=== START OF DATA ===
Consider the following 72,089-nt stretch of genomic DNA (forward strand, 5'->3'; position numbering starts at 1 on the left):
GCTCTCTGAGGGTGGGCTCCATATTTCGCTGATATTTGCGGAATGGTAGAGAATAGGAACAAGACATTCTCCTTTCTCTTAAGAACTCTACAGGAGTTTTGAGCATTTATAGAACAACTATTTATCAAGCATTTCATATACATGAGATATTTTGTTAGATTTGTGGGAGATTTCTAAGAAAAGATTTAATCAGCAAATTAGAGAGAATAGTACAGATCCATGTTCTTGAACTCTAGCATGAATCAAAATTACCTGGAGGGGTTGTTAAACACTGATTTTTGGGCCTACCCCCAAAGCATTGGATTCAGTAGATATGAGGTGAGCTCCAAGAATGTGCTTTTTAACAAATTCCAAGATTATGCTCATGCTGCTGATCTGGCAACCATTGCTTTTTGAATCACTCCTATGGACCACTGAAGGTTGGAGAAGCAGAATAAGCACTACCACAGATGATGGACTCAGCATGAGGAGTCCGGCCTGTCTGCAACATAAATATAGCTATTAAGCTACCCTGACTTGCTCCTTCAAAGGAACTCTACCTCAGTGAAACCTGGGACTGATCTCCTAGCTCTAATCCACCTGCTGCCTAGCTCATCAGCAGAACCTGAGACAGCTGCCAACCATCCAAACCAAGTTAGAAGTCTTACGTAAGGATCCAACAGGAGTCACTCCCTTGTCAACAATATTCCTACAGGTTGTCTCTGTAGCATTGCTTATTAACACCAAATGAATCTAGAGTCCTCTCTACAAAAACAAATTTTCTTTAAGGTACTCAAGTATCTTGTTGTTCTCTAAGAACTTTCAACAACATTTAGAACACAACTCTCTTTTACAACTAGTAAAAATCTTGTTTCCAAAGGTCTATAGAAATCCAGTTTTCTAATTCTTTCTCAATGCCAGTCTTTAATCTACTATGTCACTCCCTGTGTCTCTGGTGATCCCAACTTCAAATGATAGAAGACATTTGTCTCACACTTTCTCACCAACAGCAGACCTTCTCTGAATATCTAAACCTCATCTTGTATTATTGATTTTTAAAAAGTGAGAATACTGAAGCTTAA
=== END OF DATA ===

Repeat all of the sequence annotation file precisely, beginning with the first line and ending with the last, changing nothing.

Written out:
Consider the following 72,089-nt stretch of genomic DNA (forward strand, 5'->3'; position numbering starts at 1 on the left):
GCTCTCTGAGGGTGGGCTCCATATTTCGCTGATATTTGCGGAATGGTAGAGAATAGGAACAAGACATTCTCCTTTCTCTTAAGAACTCTACAGGAGTTTTGAGCATTTATAGAACAACTATTTATCAAGCATTTCATATACATGAGATATTTTGTTAGATTTGTGGGAGATTTCTAAGAAAAGATTTAATCAGCAAATTAGAGAGAATAGTACAGATCCATGTTCTTGAACTCTAGCATGAATCAAAATTACCTGGAGGGGTTGTTAAACACTGATTTTTGGGCCTACCCCCAAAGCATTGGATTCAGTAGATATGAGGTGAGCTCCAAGAATGTGCTTTTTAACAAATTCCAAGATTATGCTCATGCTGCTGATCTGGCAACCATTGCTTTTTGAATCACTCCTATGGACCACTGAAGGTTGGAGAAGCAGAATAAGCACTACCACAGATGATGGACTCAGCATGAGGAGTCCGGCCTGTCTGCAACATAAATATAGCTATTAAGCTACCCTGACTTGCTCCTTCAAAGGAACTCTACCTCAGTGAAACCTGGGACTGATCTCCTAGCTCTAATCCACCTGCTGCCTAGCTCATCAGCAGAACCTGAGACAGCTGCCAACCATCCAAACCAAGTTAGAAGTCTTACGTAAGGATCCAACAGGAGTCACTCCCTTGTCAACAATATTCCTACAGGTTGTCTCTGTAGCATTGCTTATTAACACCAAATGAATCTAGAGTCCTCTCTACAAAAACAAATTTTCTTTAAGGTACTCAAGTATCTTGTTGTTCTCTAAGAACTTTCAACAACATTTAGAACACAACTCTCTTTTACAACTAGTAAAAATCTTGTTTCCAAAGGTCTATAGAAATCCAGTTTTCTAATTCTTTCTCAATGCCAGTCTTTAATCTACTATGTCACTCCCTGTGTCTCTGGTGATCCCAACTTCAAATGATAGAAGACATTTGTCTCACACTTTCTCACCAACAGCAGACCTTCTCTGAATATCTAAACCTCATCTTGTATTATTGATTTTTAAAAAGTGAGAATACTGAAGCTTAA